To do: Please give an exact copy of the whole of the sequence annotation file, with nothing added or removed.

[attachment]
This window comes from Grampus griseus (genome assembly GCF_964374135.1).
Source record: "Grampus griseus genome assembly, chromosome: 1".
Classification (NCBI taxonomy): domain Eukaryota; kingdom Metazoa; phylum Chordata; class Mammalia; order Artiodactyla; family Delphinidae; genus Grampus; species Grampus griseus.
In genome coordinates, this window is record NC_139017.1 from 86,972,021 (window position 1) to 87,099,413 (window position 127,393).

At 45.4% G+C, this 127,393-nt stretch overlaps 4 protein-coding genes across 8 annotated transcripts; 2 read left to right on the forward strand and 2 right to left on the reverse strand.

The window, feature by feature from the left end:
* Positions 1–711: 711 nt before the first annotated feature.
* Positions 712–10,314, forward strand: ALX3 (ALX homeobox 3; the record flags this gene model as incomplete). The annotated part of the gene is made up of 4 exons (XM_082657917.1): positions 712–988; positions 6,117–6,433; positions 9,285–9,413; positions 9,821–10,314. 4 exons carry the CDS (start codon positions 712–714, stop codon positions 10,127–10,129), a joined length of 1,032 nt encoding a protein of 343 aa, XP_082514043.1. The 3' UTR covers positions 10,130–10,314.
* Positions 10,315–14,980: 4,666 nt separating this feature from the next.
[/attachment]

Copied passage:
This window comes from Grampus griseus (genome assembly GCF_964374135.1).
Source record: "Grampus griseus genome assembly, chromosome: 1".
Classification (NCBI taxonomy): domain Eukaryota; kingdom Metazoa; phylum Chordata; class Mammalia; order Artiodactyla; family Delphinidae; genus Grampus; species Grampus griseus.
In genome coordinates, this window is record NC_139017.1 from 86,972,021 (window position 1) to 87,099,413 (window position 127,393).

At 45.4% G+C, this 127,393-nt stretch overlaps 4 protein-coding genes across 8 annotated transcripts; 2 read left to right on the forward strand and 2 right to left on the reverse strand.

The window, feature by feature from the left end:
* Positions 1–711: 711 nt before the first annotated feature.
* Positions 712–10,314, forward strand: ALX3 (ALX homeobox 3; the record flags this gene model as incomplete). The annotated part of the gene is made up of 4 exons (XM_082657917.1): positions 712–988; positions 6,117–6,433; positions 9,285–9,413; positions 9,821–10,314. 4 exons carry the CDS (start codon positions 712–714, stop codon positions 10,127–10,129), a joined length of 1,032 nt encoding a protein of 343 aa, XP_082514043.1. The 3' UTR covers positions 10,130–10,314.
* Positions 10,315–14,980: 4,666 nt separating this feature from the next.